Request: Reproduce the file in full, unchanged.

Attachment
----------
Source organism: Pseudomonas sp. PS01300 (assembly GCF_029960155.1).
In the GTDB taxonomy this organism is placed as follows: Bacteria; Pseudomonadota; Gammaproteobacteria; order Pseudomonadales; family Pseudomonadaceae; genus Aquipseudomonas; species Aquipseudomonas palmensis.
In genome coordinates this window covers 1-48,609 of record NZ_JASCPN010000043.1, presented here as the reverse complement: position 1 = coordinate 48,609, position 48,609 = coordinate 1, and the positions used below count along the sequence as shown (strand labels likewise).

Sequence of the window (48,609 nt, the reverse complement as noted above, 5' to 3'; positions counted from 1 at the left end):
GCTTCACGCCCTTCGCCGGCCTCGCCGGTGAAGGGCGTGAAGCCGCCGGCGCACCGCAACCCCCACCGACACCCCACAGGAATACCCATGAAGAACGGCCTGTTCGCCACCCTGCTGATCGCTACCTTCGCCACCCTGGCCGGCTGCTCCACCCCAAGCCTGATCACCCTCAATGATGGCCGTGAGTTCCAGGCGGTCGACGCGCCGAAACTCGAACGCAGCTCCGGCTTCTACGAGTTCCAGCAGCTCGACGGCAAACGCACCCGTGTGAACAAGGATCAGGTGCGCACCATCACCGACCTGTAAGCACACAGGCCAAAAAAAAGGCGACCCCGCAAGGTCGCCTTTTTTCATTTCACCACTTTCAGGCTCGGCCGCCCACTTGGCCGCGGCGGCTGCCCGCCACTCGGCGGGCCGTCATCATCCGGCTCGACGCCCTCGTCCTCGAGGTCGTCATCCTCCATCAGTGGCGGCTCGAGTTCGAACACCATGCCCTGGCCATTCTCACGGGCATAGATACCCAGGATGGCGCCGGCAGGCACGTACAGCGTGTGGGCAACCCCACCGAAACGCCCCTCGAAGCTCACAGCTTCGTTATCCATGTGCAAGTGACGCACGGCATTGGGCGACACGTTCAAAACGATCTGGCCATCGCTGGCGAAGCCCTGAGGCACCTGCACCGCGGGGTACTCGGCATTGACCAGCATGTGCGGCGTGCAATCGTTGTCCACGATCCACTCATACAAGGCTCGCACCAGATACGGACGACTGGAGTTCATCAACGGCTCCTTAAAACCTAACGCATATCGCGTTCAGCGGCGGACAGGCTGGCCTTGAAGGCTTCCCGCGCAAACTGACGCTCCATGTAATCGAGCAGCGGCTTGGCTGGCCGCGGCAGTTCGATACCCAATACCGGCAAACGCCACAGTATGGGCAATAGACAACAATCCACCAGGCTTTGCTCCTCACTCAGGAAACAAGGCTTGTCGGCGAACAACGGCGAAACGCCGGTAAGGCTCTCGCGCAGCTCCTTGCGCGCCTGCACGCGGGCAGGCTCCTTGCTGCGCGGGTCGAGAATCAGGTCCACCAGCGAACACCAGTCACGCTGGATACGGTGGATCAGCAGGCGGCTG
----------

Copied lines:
Source organism: Pseudomonas sp. PS01300 (assembly GCF_029960155.1).
In the GTDB taxonomy this organism is placed as follows: Bacteria; Pseudomonadota; Gammaproteobacteria; order Pseudomonadales; family Pseudomonadaceae; genus Aquipseudomonas; species Aquipseudomonas palmensis.
In genome coordinates this window covers 1-48,609 of record NZ_JASCPN010000043.1, presented here as the reverse complement: position 1 = coordinate 48,609, position 48,609 = coordinate 1, and the positions used below count along the sequence as shown (strand labels likewise).

Sequence of the window (48,609 nt, the reverse complement as noted above, 5' to 3'; positions counted from 1 at the left end):
GCTTCACGCCCTTCGCCGGCCTCGCCGGTGAAGGGCGTGAAGCCGCCGGCGCACCGCAACCCCCACCGACACCCCACAGGAATACCCATGAAGAACGGCCTGTTCGCCACCCTGCTGATCGCTACCTTCGCCACCCTGGCCGGCTGCTCCACCCCAAGCCTGATCACCCTCAATGATGGCCGTGAGTTCCAGGCGGTCGACGCGCCGAAACTCGAACGCAGCTCCGGCTTCTACGAGTTCCAGCAGCTCGACGGCAAACGCACCCGTGTGAACAAGGATCAGGTGCGCACCATCACCGACCTGTAAGCACACAGGCCAAAAAAAAGGCGACCCCGCAAGGTCGCCTTTTTTCATTTCACCACTTTCAGGCTCGGCCGCCCACTTGGCCGCGGCGGCTGCCCGCCACTCGGCGGGCCGTCATCATCCGGCTCGACGCCCTCGTCCTCGAGGTCGTCATCCTCCATCAGTGGCGGCTCGAGTTCGAACACCATGCCCTGGCCATTCTCACGGGCATAGATACCCAGGATGGCGCCGGCAGGCACGTACAGCGTGTGGGCAACCCCACCGAAACGCCCCTCGAAGCTCACAGCTTCGTTATCCATGTGCAAGTGACGCACGGCATTGGGCGACACGTTCAAAACGATCTGGCCATCGCTGGCGAAGCCCTGAGGCACCTGCACCGCGGGGTACTCGGCATTGACCAGCATGTGCGGCGTGCAATCGTTGTCCACGATCCACTCATACAAGGCTCGCACCAGATACGGACGACTGGAGTTCATCAACGGCTCCTTAAAACCTAACGCATATCGCGTTCAGCGGCGGACAGGCTGGCCTTGAAGGCTTCCCGCGCAAACTGACGCTCCATGTAATCGAGCAGCGGCTTGGCTGGCCGCGGCAGTTCGATACCCAATACCGGCAAACGCCACAGTATGGGCAATAGACAACAATCCACCAGGCTTTGCTCCTCACTCAGGAAACAAGGCTTGTCGGCGAACAACGGCGAAACGCCGGTAAGGCTCTCGCGCAGCTCCTTGCGCGCCTGCACGCGGGCAGGCTCCTTGCTGCGCGGGTCGAGAATCAGGTCCACCAGCGAACACCAGTCACGCTGGATACGGTGGATCAGCAGGCGGCTG